October 22, 2010 Posted by | lists, Music, music, concert, rock music | , , , , , , , , , , , , , , , , , , , , , , , , , , , , , , , , , , , , , , , , , , | Leave a comment

CD Review: The Cat Empire – Cinema

Back in the day they used to call this “good top 40.” Australian sensations the Cat Empire have a very 80s sound, but with values that go back another 20 years. With their anthemic songwriting, catchy chord changes, and high energy, unaffected vocals, they’re huge down under, now in the process of extending their fan base outside the Tropic of Capricorn. Interestingly, their lead instrument is Ollie McGill’s electric piano, incisive and bluesy like Rod Argent during his time with the Zombies. Frontman/percussionist Felix Riebl projects with a hoarse insistence that vividly evokes Peter Gabriel on his first solo albums. Drummer Will Hull-Brown gives the songs a big-room drama while the band’s turntablist Jamshid Khadiwala adds the occasional sample or scratch for a bit of a hip-hop/trip-hop tinge.

The album’s catchy opening track Waiting swings along with Zombies-esque electric piano. Trumpeter Harry Angus brings the hip-hop-inflected Falling up at the end with a big crescendo. The indomitable Feelings Gone sounds like Men at Work if that band had come out in the late 90s: “I think that I’m gonna wake up on your lawn,” announces Riebl, unperturbed. The best song on the album is the slinky, uneasy Only Light, building from a rousing gospel organ intro to a big roaring chorus. The next cut, All Hell pounds along, dark and Beatlesque, with an expansive and absolutely delicious organ solo.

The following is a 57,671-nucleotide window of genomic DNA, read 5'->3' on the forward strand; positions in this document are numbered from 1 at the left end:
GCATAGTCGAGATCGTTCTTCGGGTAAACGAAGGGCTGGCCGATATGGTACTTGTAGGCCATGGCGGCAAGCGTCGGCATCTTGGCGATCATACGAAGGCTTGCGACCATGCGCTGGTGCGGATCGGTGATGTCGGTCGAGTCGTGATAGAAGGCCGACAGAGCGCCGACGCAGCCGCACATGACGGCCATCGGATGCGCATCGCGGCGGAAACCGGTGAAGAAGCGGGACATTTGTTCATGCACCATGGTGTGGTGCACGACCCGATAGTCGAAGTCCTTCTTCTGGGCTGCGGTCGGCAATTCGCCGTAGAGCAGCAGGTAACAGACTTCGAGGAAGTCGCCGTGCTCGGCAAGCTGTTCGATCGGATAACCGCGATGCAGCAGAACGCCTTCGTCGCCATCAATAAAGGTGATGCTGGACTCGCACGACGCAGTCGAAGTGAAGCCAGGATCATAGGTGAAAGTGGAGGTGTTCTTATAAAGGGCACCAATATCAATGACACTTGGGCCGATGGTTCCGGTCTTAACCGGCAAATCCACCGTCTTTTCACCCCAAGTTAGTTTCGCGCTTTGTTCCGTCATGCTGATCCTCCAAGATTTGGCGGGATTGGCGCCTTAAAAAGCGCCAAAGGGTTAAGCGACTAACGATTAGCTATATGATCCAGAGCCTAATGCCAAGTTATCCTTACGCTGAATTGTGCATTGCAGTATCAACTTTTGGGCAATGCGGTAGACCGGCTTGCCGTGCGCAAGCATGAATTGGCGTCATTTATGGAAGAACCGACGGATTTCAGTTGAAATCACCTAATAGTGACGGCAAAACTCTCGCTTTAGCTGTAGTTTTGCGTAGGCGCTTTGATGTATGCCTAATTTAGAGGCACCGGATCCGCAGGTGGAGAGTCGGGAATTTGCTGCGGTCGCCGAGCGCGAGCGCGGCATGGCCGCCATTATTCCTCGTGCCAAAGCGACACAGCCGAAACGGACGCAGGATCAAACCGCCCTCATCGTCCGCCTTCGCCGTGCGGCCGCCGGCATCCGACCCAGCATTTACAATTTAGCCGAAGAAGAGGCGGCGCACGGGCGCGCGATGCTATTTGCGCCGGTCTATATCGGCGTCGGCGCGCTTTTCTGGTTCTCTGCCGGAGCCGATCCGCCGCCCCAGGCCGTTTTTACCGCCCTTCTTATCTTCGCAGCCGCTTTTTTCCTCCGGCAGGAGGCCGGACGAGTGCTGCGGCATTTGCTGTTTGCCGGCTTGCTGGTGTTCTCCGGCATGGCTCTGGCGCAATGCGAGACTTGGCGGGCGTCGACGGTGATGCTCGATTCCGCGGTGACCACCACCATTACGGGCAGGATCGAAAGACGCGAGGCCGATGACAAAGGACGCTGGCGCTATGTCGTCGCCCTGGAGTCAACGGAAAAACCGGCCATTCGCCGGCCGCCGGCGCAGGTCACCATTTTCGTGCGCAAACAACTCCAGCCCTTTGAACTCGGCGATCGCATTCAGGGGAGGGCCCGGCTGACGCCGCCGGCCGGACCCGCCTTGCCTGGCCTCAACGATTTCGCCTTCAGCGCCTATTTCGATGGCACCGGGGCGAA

The Heart Is a Cannibal is the most overtly 80s of all the cuts here. Another standout track, Call Me Home is bouncy, ska-tinged and apprehensive: “Call me home, is there anybody there at all?” Riebl asks. On My Way follows that, reggae-tinged, with a blithe dixieland solo from Angus. Ballads don’t seem to be the band’s strong suit, but that’s not the point of the Cat Empire anyway. They sound like they’d be a lot of fun live (their most recent album, a live recording, went platinum in Australia). The Cat Empire play the Music Hall of Williamsburg on July 31 at 9.

July 1, 2010 Posted by | Music, music, concert, review, Reviews, rock music | , , , , , , , , , , , , , , , , , , , , | Leave a comment